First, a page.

In hindsight, years later, Logano would come to understand why Stewart was the way he was on that particular day — and in a sense now, wished he had kept all his Stewart memorabilia.
There’s a moral to this story that Logano is quick to point out: He’s been in Stewart’s shoes at times — so to speak — when the last thing he wanted to do was sign an autograph or spend time with a fan.
“Every time I see a kid, it is like, ‘Stop in my tracks.’ I try really hard to do it,” Logano said of doling out his autograph to admiring fans, who have waited a long time to get a glimpse of and a couple seconds of time with their racing hero. “I can’t say I’m perfect at it, but I have that memory burned into my mind of what it felt like to be rejected as a kid.
“I feel like adults can somewhat understand (what a race car driver goes through): ‘Hey, there’s a job at hand. I have to go to work. There’s things I got to do. I have to get to a certain place at a certain time.’
“But kids don’t really get that. I didn’t get that. I didn’t understand what a bad practice felt like. I didn’t understand what bad qualifying efforts felt like, where you’re mad at yourself, you’re mad at the situation, you just want to go back and figure out how to be better. But nobody realizes what you’re going through in those moments, so you always have to remove yourself or try to remove yourself from the situation.”
Once he reached the NASCAR Cup Series , Logano learned a lot from Stewart — both good and bad, although they were on different teams at that point. Among the more notable things Logano learned was an up-close-and-personal example of Stewart’s temper, during the March 24, 2013, Cup race at Auto Club Speedway in Fontana, California.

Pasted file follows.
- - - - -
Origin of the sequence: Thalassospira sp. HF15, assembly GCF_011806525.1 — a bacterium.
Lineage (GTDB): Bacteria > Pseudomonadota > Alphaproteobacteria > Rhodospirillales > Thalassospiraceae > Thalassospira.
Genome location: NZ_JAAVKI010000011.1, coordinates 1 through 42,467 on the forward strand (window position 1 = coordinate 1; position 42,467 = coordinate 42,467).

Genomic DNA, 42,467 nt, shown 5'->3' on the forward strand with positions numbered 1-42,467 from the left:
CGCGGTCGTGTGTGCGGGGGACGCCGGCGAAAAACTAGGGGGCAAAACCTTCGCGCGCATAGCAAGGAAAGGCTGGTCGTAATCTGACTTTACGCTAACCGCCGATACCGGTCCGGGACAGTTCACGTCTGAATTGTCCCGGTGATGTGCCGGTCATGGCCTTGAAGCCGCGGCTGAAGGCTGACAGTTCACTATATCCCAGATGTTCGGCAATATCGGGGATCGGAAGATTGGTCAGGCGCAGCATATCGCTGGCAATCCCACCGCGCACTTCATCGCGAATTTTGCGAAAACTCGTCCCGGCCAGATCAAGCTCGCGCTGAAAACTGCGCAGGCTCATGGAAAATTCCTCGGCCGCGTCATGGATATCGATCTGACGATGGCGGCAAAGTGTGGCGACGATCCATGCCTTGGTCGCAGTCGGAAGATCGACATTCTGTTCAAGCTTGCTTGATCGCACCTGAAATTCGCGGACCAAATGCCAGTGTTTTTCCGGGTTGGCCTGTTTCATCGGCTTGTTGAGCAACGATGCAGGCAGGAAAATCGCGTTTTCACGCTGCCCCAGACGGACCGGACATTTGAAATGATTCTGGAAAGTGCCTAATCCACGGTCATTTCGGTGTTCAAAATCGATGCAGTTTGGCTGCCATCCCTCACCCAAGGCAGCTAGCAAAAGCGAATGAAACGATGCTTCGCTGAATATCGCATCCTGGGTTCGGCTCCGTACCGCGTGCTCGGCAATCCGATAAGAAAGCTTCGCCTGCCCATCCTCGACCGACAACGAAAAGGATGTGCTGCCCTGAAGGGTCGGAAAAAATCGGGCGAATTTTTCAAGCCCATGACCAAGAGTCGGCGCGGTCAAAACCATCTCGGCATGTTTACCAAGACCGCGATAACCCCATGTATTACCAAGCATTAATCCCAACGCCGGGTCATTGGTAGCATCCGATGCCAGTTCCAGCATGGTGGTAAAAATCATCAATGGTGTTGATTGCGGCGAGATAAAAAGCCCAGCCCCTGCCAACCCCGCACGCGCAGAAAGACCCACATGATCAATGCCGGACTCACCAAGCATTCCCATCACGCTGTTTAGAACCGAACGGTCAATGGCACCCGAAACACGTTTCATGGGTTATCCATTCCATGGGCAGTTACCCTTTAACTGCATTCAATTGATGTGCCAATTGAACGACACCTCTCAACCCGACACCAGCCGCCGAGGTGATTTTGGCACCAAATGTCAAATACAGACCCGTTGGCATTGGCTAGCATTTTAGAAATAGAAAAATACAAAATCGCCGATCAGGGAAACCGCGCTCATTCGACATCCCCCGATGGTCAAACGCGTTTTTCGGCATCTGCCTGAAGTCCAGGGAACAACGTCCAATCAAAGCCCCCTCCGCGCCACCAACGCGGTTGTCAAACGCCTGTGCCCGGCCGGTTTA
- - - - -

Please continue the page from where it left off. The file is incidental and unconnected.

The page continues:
Late in the race on a restart, Logano blocked Stewart — with a full head of steam — from getting past him. When the race was over, Stewart hunted Logano down. For a guy who grew up idolizing Stewart, Logano quickly learned there was another side to the man they call “Smoke.”
Stewart was hot about the incident — especially since Logano’s block forced Stewart out of line and rather than a top-five or top-10 finish, he wound up 22nd, while Logano finished third.
It’s an incident Stewart has never forgotten. A few years ago in an interview with NASCAR, he still vividly recalled the run-in (the duo now laughs about it these days).
“I’m like I got his ass now. I’m gonna dot his I and cross his T. We’ve got this,” Stewart said of wanting to punch out Logano. “And about that time, a big fuel guy grabs me by the collar and pulls me back like I’m a rag doll. I was just so mad about it.”
Logano recalls the same incident with a laugh, as well, although it wasn’t funny when it happened.
“Fast forward a couple years later (after he first came into Cup), we’re fighting on pit road together, right?” Logano said. “Life’s weird, man. I’m telling you, just crazy things happen. You never know the paths that you’re going to cross with people sometimes.
“And so to think of, from how our relationship started through the whole thing, now we get along fine, but it’s kind of funny how that all happened, yeah.”